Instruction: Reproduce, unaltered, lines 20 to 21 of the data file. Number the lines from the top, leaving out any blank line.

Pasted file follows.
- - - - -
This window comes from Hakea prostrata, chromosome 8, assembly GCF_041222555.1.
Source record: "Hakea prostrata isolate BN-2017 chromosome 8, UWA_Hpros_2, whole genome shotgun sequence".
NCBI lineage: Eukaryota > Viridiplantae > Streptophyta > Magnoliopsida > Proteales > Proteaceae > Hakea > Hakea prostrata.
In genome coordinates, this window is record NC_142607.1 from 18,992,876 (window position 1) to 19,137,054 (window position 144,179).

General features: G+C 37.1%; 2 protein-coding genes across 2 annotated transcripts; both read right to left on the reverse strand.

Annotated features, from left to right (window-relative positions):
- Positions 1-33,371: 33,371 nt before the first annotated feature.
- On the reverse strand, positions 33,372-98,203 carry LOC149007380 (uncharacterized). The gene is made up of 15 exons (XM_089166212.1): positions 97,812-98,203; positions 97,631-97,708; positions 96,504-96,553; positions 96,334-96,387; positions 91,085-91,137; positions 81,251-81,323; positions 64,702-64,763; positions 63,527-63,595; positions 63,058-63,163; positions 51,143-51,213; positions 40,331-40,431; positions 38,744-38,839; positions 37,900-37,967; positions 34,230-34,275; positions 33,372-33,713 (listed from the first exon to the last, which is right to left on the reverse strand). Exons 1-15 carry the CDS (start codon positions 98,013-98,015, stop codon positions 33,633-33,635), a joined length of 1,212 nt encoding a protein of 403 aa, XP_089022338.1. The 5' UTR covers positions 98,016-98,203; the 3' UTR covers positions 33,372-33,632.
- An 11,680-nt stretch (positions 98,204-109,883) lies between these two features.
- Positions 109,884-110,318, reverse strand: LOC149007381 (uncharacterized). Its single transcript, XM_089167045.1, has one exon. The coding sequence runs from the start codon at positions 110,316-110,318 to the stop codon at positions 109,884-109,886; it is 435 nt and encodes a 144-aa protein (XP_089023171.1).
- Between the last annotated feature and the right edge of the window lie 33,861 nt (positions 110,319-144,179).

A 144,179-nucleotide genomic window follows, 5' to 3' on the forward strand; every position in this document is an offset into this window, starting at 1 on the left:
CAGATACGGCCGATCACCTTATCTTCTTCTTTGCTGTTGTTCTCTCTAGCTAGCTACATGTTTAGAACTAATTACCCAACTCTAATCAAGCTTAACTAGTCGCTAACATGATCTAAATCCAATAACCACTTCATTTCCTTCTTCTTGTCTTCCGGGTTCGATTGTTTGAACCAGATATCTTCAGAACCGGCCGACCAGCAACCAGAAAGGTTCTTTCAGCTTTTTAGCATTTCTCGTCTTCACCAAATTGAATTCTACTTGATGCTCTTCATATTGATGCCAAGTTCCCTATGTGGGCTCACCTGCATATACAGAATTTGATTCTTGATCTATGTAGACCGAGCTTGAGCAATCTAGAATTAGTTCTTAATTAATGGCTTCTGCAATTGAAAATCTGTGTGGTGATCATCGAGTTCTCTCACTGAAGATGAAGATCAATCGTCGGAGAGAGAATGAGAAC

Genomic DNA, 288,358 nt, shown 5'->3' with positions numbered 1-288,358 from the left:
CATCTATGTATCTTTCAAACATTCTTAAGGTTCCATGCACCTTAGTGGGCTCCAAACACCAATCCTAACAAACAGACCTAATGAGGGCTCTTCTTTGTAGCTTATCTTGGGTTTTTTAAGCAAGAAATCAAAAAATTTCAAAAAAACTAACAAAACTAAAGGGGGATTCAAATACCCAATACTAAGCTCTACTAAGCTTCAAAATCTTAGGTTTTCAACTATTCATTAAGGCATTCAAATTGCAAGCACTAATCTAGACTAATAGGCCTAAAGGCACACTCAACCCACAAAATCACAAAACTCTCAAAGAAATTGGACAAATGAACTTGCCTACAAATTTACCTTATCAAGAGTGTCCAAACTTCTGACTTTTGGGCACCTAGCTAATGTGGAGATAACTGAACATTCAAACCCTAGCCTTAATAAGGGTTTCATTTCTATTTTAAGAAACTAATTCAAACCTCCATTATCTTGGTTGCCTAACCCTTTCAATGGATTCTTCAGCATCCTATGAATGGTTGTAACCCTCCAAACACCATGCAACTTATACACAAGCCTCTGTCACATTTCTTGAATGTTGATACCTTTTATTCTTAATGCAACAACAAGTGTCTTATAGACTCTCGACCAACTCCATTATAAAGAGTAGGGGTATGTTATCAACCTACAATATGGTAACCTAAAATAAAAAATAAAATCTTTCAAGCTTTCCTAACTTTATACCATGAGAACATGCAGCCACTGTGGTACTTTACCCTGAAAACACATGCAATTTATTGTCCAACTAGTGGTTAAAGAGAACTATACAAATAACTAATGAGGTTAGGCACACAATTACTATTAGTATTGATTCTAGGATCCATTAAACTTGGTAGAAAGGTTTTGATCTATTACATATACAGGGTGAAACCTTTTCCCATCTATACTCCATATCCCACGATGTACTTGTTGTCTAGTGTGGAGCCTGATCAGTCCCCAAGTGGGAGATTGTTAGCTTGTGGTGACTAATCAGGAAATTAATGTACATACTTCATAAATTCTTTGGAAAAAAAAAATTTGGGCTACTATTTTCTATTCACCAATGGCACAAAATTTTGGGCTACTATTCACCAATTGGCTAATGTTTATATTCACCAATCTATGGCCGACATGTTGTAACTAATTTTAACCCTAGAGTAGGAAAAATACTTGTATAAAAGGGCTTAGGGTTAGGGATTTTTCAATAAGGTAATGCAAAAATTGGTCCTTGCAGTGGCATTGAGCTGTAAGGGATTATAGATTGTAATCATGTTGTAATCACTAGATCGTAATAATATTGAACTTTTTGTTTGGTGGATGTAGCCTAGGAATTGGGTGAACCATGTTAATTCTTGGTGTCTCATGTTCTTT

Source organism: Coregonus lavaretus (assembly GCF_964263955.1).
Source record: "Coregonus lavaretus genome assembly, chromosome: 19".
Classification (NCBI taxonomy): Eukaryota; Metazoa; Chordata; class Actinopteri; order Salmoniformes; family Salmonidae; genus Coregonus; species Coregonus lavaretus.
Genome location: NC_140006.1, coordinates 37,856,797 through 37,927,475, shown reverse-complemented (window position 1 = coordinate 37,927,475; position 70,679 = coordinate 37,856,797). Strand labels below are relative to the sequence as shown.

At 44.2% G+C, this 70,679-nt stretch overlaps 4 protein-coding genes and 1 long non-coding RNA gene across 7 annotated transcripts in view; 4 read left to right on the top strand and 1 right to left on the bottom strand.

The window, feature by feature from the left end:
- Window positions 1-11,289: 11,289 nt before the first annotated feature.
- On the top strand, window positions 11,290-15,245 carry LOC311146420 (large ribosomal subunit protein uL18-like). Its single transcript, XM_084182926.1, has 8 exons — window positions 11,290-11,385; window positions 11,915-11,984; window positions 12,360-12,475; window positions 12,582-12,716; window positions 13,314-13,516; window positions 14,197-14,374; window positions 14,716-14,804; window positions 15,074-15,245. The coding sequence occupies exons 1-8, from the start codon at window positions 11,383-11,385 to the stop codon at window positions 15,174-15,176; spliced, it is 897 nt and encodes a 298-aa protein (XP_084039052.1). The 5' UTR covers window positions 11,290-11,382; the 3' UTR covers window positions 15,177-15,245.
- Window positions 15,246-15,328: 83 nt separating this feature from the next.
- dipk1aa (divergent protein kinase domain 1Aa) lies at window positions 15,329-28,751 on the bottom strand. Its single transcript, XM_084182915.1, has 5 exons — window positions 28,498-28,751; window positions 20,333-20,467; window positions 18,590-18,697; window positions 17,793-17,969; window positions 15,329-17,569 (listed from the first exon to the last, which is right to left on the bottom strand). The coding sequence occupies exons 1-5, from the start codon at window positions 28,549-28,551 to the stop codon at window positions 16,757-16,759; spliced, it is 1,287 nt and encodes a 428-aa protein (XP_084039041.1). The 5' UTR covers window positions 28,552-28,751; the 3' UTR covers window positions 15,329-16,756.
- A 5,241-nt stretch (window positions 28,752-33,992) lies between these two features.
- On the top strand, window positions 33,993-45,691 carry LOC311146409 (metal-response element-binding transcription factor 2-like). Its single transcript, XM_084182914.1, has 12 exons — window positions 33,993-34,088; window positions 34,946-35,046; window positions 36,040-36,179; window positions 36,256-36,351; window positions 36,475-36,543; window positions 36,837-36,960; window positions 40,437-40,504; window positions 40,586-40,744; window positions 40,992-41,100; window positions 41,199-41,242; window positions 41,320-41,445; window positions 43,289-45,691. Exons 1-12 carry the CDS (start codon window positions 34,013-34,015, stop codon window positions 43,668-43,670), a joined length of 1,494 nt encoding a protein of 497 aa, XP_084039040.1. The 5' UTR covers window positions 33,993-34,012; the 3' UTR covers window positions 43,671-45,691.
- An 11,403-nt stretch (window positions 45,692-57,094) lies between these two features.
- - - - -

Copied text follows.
At 44.2% G+C, this 70,679-nt stretch overlaps 4 protein-coding genes and 1 long non-coding RNA gene across 7 annotated transcripts in view; 4 read left to right on the top strand and 1 right to left on the bottom strand.

The window, feature by feature from the left end: